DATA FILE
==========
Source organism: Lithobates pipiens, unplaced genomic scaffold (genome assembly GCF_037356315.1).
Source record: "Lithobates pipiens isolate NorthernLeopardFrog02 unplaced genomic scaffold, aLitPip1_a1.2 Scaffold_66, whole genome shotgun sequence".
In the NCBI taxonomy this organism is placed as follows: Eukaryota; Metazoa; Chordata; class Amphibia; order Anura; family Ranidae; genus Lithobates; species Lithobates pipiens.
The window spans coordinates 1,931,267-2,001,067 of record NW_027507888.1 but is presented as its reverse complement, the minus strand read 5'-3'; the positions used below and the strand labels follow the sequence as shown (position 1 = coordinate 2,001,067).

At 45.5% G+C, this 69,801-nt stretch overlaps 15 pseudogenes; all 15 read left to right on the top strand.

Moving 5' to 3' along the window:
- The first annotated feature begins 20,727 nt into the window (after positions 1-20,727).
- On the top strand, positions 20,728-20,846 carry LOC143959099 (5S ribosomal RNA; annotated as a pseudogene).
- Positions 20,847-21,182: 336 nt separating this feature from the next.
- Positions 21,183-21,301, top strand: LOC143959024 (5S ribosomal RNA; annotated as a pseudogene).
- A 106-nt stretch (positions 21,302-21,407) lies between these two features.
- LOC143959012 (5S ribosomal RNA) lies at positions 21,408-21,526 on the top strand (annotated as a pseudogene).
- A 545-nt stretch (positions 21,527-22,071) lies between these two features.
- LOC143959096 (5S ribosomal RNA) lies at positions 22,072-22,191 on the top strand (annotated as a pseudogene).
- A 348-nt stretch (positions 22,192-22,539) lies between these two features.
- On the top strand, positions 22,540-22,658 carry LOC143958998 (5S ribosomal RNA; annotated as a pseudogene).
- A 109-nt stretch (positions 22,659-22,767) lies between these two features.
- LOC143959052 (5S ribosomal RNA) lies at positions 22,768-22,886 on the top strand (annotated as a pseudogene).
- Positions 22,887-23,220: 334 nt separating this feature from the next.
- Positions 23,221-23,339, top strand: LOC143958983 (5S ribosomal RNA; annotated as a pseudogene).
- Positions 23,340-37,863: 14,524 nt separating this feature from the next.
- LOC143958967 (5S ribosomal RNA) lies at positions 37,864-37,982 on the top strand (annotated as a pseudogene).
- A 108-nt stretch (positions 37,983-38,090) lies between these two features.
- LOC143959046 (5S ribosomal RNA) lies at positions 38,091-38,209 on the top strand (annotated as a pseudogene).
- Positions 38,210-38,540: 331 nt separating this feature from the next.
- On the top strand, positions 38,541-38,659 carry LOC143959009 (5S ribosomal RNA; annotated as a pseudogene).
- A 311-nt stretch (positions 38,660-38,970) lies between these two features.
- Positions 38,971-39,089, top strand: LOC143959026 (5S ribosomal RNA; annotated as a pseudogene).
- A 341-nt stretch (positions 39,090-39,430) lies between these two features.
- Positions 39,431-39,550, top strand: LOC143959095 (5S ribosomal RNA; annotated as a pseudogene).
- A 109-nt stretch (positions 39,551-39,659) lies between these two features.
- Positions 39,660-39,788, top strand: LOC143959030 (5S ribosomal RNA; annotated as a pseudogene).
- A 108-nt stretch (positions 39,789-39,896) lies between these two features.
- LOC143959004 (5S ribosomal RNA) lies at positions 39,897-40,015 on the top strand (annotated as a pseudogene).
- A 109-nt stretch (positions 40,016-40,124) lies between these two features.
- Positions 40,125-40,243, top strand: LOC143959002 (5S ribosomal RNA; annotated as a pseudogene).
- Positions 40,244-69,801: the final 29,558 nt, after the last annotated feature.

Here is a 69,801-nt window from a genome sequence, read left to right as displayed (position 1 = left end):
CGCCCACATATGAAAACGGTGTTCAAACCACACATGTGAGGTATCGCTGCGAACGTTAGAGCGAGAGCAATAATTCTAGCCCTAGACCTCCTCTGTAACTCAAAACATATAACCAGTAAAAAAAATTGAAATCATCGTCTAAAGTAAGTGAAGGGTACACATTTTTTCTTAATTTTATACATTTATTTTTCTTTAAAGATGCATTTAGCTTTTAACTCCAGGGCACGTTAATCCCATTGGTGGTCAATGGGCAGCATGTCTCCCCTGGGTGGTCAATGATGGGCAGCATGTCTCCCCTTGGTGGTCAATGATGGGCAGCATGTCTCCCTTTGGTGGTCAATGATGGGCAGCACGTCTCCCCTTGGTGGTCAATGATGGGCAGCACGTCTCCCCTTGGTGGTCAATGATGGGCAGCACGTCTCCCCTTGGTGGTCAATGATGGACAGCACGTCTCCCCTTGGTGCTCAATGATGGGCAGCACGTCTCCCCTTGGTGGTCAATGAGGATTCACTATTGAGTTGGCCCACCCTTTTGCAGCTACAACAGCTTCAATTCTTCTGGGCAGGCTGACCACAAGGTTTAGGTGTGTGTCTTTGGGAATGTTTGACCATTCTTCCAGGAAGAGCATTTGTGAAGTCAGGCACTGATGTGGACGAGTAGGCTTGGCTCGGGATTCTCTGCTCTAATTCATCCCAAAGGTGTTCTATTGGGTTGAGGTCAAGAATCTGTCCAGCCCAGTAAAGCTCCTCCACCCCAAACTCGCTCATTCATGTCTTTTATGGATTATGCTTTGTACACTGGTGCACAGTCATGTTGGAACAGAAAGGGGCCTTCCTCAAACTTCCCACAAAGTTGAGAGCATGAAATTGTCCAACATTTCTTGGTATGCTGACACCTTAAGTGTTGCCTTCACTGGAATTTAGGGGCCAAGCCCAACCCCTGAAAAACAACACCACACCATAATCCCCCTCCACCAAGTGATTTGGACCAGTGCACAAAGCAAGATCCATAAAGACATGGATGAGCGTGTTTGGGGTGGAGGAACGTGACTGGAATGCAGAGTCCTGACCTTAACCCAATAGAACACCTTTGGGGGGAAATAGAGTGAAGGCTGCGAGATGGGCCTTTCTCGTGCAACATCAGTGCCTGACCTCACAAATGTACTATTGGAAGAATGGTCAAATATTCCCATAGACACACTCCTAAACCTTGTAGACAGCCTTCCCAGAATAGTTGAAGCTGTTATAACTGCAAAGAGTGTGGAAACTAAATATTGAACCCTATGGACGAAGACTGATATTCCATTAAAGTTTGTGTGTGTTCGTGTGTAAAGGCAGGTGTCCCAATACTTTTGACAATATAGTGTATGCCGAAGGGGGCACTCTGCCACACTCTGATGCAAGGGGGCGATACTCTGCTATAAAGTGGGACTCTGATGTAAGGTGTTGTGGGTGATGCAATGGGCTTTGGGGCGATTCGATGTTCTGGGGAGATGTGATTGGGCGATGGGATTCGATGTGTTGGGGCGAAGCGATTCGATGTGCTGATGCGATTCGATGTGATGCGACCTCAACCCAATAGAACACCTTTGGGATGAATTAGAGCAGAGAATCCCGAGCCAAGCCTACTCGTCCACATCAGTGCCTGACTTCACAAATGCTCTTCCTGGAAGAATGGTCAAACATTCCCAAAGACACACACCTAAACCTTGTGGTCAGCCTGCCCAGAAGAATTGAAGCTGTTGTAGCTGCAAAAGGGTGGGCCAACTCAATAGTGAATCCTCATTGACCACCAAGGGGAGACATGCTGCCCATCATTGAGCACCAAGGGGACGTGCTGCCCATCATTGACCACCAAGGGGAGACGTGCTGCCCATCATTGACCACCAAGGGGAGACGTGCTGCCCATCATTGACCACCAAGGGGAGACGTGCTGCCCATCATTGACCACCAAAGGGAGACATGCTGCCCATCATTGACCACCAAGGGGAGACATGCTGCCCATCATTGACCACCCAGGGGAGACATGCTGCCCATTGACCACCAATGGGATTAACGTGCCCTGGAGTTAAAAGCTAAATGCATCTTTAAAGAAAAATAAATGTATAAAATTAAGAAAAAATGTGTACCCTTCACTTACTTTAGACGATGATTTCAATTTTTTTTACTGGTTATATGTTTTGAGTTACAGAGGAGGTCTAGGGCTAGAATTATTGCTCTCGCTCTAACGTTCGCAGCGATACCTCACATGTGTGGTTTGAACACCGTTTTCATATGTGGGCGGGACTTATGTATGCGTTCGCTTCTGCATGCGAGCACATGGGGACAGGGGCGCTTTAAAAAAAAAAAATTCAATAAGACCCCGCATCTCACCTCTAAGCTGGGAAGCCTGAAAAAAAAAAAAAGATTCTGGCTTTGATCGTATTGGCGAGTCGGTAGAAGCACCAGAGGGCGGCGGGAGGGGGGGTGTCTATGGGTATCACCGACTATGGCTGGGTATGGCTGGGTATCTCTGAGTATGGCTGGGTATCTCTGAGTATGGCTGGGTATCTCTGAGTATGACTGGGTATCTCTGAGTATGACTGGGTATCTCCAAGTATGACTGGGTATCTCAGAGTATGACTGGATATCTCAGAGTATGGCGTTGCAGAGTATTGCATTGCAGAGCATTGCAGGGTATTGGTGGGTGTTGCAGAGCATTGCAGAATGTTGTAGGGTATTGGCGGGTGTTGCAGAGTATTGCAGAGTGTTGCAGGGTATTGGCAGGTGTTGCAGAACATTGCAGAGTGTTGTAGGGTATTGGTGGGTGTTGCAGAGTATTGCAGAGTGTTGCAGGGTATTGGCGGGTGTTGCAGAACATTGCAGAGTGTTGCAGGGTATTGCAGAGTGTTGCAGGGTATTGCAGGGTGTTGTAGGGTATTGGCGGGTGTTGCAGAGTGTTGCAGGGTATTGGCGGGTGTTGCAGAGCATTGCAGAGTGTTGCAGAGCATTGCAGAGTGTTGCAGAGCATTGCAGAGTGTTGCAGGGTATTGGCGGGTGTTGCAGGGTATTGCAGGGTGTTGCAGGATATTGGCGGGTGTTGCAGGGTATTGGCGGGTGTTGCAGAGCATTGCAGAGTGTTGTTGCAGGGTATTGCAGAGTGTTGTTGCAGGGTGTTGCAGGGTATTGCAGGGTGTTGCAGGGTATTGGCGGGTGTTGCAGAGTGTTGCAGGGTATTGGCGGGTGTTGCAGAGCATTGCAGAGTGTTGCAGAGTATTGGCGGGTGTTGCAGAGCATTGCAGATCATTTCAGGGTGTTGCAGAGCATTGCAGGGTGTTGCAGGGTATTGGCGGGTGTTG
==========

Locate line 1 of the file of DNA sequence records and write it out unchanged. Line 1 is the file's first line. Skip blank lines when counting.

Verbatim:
Source organism: Lithobates pipiens, unplaced genomic scaffold (genome assembly GCF_037356315.1).